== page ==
There is some debate as to the official launch of the breakaway advisor movement, when advisors began leaving the shackles of the captive wirehouse environment for the freedom and independence of the RIA community. In order to pinpoint an exact date, we not only need to consider the exodus of advisors, but we also need to consider at what point was there a true RIA industry that advisors could break away to.

While there are plenty of RIAs that are over 20 years old, it is a safe estimation that the first major “Breakaway Advisor Movement” started sometime in the mid-to late ‘90s and gained further traction after the tech bubble in the early 2000s. At that time, new PC-based technology, the Internet and re-engineered discount brokers arrived on the scene to create new platforms that could house these new businesses and replicate much of what they left behind in the wirehouses

Regardless of when advisors officially launched their RIA, it seems that almost everyone cut their teeth at the wirehouses and learned the ins and outs of the wealth management business while working as a captive employee. Over the next decade, as it became apparent that this movement to independence was real, opportunistic service providers began popping up to assist advisors in their transition.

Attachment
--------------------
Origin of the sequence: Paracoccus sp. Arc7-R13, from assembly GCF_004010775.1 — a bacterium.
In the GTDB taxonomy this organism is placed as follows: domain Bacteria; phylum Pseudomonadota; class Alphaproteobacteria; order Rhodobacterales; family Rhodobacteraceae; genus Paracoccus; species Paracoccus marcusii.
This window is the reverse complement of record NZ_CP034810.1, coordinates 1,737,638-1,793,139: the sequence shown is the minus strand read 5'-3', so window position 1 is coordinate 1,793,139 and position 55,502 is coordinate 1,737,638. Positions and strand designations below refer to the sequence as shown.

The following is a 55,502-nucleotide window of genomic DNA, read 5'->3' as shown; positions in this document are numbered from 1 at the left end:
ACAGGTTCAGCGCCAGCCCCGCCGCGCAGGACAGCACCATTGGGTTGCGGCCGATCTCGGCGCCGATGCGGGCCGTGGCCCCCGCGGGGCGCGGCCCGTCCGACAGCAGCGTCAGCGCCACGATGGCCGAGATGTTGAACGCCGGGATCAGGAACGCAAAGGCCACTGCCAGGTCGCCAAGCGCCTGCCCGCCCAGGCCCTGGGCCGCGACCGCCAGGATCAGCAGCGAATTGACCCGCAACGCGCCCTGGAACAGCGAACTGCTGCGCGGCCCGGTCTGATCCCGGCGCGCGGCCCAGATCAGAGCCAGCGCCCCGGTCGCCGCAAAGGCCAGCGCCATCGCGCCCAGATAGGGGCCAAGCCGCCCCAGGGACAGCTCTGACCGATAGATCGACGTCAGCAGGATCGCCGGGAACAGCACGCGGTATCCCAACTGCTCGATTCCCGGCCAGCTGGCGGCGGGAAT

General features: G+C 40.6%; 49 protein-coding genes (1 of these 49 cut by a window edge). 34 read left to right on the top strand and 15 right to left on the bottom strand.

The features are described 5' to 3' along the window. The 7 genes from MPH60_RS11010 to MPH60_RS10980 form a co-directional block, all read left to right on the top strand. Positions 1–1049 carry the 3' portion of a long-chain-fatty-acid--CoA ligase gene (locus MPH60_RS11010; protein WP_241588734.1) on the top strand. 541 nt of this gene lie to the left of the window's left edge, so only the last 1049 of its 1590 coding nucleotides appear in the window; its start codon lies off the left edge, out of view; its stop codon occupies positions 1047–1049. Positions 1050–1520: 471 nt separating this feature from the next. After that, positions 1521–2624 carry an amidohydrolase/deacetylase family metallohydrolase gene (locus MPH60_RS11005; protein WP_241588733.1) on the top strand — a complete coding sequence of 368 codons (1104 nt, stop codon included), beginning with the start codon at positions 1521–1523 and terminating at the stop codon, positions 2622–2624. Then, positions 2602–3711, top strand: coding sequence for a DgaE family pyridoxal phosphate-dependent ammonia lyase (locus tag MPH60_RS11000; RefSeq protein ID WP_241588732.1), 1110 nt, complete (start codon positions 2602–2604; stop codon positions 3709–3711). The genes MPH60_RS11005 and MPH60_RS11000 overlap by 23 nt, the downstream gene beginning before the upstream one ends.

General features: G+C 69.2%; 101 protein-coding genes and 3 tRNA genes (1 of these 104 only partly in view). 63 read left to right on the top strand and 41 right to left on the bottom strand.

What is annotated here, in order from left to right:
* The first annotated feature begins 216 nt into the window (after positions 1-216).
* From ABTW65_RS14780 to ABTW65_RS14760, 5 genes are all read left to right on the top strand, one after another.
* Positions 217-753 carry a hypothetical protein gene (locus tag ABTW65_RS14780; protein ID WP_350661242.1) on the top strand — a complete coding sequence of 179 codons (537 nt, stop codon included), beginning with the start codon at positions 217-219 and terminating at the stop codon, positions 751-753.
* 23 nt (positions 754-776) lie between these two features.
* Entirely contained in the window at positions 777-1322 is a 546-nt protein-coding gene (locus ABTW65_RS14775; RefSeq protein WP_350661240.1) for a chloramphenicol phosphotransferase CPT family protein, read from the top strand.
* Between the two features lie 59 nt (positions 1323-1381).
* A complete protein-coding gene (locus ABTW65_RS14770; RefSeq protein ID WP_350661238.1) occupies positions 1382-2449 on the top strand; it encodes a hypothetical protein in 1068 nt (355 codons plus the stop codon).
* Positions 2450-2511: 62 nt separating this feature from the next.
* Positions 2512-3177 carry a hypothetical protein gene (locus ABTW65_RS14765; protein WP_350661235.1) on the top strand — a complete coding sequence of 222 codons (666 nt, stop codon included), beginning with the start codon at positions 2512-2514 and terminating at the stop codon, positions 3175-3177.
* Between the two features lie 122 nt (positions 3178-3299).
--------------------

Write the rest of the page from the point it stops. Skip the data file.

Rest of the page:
Newly formed aggregators provided all-important startup capital and transition assistance for an equity stake in the newly established RIA. Middleware platform providers charged basis points over a multi-year service contract in exchange for transition assistance and for providing a “plug and play” technology back office stack that got the breakaway teams up and running.  At the time, these were incredibly valuable services in the early days, when the breakaway movement was still relatively new and advisors didn’t have the knowledge of what was required to establish an RIA or what was needed to run their own business.

As the industry continued to grow and mature, large teams continued to leave the employee model for the entrepreneurial model throughout the first decade of the 2000s. Encouraging the leap to independence were those who went before them, as wirehouse advisors suddenly had more and more friends and former colleagues who had made the jump—both on their own and with the assistance of the aggregators/platform providers.

What advisors began to hear from the breakaways that had used these middleware services was, “The transition services were invaluable—we never could have transitioned our clients to our new firm so efficiently without their help. But now that we have an established RIA, and we’ve been on our own for six months to a year, we pretty much have it figured out. We’re not sure what ongoing value we are receiving at this point.” As Jeff Spears stated after shutting down Sanctuary Wealth, his platform for breakaway advisors, “Once advisors began learning how to run their own business, they stopped renewing their contracts.”

This realization by advisors led to Breakaway Advisor Movement, Version 2.0, which was featured on our blog a year ago (read more here). In addition to Sanctuary Wealth closing down, the most high profile “breakaway” from a platform provider was Pagnato Karp’s exit from Hightower to become a standalone RIA, which received press last summer.